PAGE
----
The Pasok party came third with just under 12%, which its jubilant leaders said put it on track to replace Syriza as the main centre-left opposition.

Mitsotakis promised to cut taxes further, lower unemployment – ​​hovering around 11% from a peak of 30% during the crisis – and stimulate the economy by attracting more foreign direct investment. His election campaign motto has been “stability”, with the politician referring to the turmoil of Syriza’s tenure when Tsipras, its incendiary leader, was catapulted to power in 2015.

Alexis Tsipras
Alexis Tsipras arrives at his party headquarters in Athens May 21, 21. Photograph: Louisa Gouliamaki/AFP/Getty Images

Tsipras, 48, toned down radical rhetoric that initially appealed to his base, but throughout the election campaign he has pledged to raise public sector wages to help blunt the effects of the crisis. cost-of-living crisis and to modernize state facilities, including the public health system. Senior Syriza officials described the outcome as deeply disappointing and far from what the left-wing party had hoped to achieve.

More than 9 million Greeks were eligible to vote in a vote held under a rarely used proportional representation system.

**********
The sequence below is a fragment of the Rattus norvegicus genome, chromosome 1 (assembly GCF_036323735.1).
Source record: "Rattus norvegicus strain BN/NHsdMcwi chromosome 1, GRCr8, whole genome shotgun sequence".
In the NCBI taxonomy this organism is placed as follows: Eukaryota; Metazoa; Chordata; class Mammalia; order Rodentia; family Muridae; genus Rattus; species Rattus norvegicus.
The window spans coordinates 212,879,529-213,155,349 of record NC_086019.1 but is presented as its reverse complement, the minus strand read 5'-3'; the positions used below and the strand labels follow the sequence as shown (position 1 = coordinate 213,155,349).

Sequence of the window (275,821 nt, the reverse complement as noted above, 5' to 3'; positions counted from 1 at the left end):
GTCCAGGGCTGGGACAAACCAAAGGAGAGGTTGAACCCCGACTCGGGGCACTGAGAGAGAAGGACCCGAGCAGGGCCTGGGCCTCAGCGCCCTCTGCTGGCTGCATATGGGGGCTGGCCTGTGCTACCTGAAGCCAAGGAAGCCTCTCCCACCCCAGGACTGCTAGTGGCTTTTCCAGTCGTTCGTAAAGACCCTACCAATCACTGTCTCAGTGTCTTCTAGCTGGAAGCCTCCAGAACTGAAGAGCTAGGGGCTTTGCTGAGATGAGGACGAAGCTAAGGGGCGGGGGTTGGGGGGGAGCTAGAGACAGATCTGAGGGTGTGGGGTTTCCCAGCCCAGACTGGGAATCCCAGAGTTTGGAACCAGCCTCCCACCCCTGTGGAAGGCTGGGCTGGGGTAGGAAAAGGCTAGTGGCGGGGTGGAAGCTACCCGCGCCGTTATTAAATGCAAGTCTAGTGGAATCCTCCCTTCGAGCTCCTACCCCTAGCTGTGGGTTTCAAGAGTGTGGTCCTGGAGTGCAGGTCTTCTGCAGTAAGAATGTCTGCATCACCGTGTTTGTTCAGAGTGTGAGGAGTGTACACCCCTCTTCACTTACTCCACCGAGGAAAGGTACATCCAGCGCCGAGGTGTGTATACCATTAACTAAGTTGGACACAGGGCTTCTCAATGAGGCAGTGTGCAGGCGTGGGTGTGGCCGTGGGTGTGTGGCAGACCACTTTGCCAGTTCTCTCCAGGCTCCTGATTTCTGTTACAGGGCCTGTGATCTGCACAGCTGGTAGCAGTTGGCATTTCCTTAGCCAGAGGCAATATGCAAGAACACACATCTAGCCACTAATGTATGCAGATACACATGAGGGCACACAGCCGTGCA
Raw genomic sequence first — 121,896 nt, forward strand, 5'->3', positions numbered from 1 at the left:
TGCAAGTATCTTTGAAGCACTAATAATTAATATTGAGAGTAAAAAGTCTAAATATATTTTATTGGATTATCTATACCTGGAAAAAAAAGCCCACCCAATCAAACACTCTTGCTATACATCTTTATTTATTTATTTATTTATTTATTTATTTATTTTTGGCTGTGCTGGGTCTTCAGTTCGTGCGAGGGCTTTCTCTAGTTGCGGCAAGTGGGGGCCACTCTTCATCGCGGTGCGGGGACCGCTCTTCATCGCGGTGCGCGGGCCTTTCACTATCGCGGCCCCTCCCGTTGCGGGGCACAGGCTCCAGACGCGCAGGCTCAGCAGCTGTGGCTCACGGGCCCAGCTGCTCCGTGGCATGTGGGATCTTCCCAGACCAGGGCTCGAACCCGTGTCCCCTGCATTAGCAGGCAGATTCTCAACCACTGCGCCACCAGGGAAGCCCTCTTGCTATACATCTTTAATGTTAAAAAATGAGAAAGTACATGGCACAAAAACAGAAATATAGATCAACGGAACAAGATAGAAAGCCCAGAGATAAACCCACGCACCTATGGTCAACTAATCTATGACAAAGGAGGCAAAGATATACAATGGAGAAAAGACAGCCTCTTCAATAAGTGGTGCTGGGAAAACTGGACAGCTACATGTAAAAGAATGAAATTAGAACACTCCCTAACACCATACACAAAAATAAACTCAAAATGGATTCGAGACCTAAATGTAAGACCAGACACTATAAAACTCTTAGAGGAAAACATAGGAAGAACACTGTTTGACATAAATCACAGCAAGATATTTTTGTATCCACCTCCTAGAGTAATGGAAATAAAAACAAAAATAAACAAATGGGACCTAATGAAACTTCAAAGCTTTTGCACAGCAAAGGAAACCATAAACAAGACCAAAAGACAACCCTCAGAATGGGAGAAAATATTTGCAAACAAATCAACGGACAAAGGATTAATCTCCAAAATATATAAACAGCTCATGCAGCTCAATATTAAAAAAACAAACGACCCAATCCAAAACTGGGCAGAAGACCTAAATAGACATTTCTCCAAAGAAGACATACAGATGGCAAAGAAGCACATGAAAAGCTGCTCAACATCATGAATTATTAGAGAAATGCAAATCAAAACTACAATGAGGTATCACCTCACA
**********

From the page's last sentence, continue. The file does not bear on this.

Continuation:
In a historic step, Greeks abroad were also able to participate in polling stations set up in the United Kingdom and in major cities in Europe, the United States, Canada and Australia. Voter turnout is reportedly high among the more than 22,000 diaspora Greeks registered to vote.

But from the start, the new electoral procedure had made it virtually impossible for any candidate to obtain the 46% required to form a one-party government. Not since 1981, when Andreas Papandreou charged to victory on the slogan of allagi or “change”, was this feat achieved.

With such a likelihood that the outcome would be inconclusive, Mitsotakis had raised the specter of a follow-up election in July before Greeks even started voting.